Friday, January 27th, 2023
Friday, January 27th, 2023

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What to do with the shed antlers? Reminisce

When you have a connection with a deer, sometimes the best way to display its shed antlers is with a full mount. Photo by Jeremiah Haas

We are just beginning shed antler season and hope springs eternal that the buck you had been pursuing all season will drop those antlers where you can find them, verifying he made it through the hunting season and is likely hanging out somewhere nearby.

Depending on the size, uniqueness, and the specialness of the animal, you may want to display those shed antlers as proudly as if you had harvested him.

First, deer shed antlers can be sold if you do not want to keep them. I do not recommend this because the couple dollars you get will probably be less than the gas you spent driving to find them. Plus, you never know when that little shed with a couple interesting features turns into the Boone and Crockett class animal three or four years down the road.

It is fun to have multiple year classes of antlers from an individual animal, so keep them if possible. If your dog wants a chew bone, make sure it’s an ordinary 3- or 4-point shed that will not haunt you down the road if the deer turns out to be a whopper.

Next, I like to label each antler prior to displaying because it is amazing how fast you can forget where they came from.

I did this once with a non-typical year-and-a-half old shed that would make an amazing fillet knife handle. A friend had made me a beautiful knife for a charity event, and I gave him the shed because I could not remember where I got it.

In hindsight, the shed was from a property I could no longer hunt and had a 200-plus inch non-typical harvested less than a mile north of it about five years later. I wondered what the chances were that I had an early shed of his in my possession? I will use a small piece of string attached to a tag to label antlers or staple a paper ring around the beam with the farm and year written on it. This has helped me remember where, when, and allowed me to see genetic characteristics from different farms. Nowadays I take a picture of every antler in the field, track it on an app, and use that data to help me find “hot spots” for future walks. I prefer not to write on them directly because the graphite in pencils make a mess if you ever want to erase it, and a permanent marker it just that, permanent. One way to display antlers is on a horizontal display, where they can hang. The coolest one I have seen looked like an old section of wooden fence with all the brow tines hooked on top of the fence. It looks unique and gives that outdoorsy feel. The beauty of this system is that it can handle dozens of antlers, if you are lucky enough to have that many. Second, there are multiple styles of prefabricated antler mount hangers you can purchase. Each has its own unique setting, but I prefer the no drilling types, just to keep the integrity of the antler. Being able to pull the bone off the wall and look it over, completely intact, seems much nicer.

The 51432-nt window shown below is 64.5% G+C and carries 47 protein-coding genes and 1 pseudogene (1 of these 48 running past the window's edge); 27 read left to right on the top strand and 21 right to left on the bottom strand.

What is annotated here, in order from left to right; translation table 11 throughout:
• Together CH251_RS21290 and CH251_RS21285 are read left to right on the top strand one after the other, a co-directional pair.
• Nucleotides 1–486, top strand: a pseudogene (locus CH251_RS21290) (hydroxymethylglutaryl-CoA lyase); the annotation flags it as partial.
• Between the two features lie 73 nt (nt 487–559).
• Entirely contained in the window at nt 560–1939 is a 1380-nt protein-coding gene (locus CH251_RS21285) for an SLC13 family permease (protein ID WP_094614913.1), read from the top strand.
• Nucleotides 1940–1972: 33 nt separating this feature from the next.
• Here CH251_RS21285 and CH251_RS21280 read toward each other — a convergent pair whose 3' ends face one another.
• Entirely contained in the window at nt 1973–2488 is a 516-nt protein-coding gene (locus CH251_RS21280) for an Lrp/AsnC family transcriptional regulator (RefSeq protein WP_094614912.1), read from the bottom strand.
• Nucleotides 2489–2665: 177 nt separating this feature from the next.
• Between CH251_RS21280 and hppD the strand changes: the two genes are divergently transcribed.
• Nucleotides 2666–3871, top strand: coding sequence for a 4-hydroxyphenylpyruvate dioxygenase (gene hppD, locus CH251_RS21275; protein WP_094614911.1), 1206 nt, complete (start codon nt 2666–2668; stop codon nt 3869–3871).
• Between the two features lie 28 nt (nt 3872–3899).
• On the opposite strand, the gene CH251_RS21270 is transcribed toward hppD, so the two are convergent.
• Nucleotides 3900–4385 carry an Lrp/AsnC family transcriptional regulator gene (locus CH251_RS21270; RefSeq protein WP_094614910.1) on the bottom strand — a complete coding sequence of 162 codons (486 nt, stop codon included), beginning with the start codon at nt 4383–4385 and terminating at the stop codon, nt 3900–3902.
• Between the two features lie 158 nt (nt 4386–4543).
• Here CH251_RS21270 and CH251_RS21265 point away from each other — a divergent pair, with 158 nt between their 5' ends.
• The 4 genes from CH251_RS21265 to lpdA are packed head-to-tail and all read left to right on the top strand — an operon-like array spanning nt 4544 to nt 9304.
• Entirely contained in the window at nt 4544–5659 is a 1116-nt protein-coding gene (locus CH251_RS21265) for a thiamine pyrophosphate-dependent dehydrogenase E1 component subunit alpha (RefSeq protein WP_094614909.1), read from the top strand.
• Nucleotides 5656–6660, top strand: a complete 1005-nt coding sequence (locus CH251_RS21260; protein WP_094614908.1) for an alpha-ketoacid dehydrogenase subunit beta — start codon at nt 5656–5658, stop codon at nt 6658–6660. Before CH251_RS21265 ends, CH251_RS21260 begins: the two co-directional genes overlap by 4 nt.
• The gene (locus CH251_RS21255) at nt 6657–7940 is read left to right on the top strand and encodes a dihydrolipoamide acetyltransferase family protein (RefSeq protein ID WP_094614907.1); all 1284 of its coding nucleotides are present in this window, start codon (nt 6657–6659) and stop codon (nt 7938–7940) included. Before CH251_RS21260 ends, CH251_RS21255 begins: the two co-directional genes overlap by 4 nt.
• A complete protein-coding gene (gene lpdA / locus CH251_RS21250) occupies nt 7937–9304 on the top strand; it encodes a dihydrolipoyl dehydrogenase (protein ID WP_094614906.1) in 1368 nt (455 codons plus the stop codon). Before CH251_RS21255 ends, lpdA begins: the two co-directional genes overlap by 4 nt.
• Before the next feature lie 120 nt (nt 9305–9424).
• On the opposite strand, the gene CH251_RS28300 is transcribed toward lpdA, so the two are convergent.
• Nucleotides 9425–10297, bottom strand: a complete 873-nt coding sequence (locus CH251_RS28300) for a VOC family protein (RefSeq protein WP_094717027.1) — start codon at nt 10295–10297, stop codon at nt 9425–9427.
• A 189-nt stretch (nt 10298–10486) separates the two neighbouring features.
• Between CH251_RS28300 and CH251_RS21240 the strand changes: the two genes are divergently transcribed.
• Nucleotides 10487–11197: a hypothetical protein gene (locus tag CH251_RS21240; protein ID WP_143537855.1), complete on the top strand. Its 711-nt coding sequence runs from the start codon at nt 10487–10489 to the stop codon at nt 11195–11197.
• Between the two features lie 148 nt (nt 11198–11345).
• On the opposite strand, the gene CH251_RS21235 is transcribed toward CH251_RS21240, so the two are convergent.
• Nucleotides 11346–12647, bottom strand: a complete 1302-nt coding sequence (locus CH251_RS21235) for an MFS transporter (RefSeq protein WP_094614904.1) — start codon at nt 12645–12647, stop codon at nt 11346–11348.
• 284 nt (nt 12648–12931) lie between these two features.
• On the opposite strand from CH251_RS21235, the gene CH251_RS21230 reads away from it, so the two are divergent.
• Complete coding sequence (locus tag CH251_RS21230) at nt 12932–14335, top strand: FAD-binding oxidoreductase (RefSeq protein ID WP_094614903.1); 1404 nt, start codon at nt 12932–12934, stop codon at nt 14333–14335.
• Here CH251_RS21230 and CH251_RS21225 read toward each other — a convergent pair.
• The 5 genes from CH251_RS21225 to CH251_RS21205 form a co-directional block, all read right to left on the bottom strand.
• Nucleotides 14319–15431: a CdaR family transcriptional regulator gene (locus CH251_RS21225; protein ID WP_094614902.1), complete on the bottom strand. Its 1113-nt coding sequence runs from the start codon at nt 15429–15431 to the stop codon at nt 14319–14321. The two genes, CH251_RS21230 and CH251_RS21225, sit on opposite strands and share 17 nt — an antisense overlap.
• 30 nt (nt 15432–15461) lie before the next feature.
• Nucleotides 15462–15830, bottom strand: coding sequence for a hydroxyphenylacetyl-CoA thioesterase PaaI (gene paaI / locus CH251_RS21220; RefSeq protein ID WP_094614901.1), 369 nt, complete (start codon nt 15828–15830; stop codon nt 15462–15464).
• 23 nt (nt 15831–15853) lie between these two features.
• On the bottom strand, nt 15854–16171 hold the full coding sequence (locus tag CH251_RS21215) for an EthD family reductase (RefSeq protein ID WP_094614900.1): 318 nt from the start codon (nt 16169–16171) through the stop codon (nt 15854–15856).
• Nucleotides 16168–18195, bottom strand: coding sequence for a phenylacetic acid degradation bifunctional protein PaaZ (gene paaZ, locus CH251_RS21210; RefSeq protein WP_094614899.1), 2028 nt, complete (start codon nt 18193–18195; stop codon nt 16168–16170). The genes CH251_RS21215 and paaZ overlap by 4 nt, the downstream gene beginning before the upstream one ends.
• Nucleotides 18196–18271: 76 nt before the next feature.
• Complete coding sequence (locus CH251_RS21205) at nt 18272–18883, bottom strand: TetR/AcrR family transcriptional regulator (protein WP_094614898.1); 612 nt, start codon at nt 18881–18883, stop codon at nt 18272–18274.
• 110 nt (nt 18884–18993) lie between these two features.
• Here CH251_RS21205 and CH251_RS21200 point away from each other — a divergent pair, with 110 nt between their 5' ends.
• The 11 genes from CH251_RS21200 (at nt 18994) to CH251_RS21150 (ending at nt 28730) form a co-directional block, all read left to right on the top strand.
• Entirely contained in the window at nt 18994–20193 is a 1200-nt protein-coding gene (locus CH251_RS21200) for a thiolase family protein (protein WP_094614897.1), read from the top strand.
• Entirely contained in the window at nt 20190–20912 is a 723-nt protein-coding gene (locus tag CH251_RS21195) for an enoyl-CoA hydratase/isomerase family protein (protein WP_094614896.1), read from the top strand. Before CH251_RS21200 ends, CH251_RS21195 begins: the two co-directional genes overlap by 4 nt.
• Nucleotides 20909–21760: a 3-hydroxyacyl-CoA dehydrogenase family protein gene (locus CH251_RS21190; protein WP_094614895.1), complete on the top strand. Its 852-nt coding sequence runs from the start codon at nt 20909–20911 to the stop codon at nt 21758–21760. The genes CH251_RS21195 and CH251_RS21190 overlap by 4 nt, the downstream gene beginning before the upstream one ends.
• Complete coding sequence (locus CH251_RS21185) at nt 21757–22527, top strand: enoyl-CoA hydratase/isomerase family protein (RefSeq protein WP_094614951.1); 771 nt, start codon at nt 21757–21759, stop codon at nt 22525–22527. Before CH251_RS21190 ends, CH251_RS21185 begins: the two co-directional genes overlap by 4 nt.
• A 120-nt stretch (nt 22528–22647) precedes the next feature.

If you have some history with the animal and want a European mount for your antlers, there are kits which start at about $25. Most require drilling, but some do not, so take your time looking for the right one for you.

Finally, if you have antlers from that deer of a lifetime which truly pulls at your heart, then consider getting a full mount using those shed antlers. I had a taxidermist do that for a deer we called “the old man.” I saw him often, but never was able to hunt him. I had both of his 6-year-old sheds and the bigger, non-typical side, of his seventh year, although it was somewhat chewed up. The deer had a distinct look (see photo), so he was easy to track. I finally lost him at age 11 when he was all beams and tiny points out at the end.

Without trail camera photos, I could count on one hand how many times I had seen him, but fortunately the cameras always let me know the old man was still around.

Ultimately, I decided to spend $450 for the mount and used a gray muzzled buck I harvested for the cape. Seeing the old man in full display and getting to explain his history when people ask, has been worth every penny.

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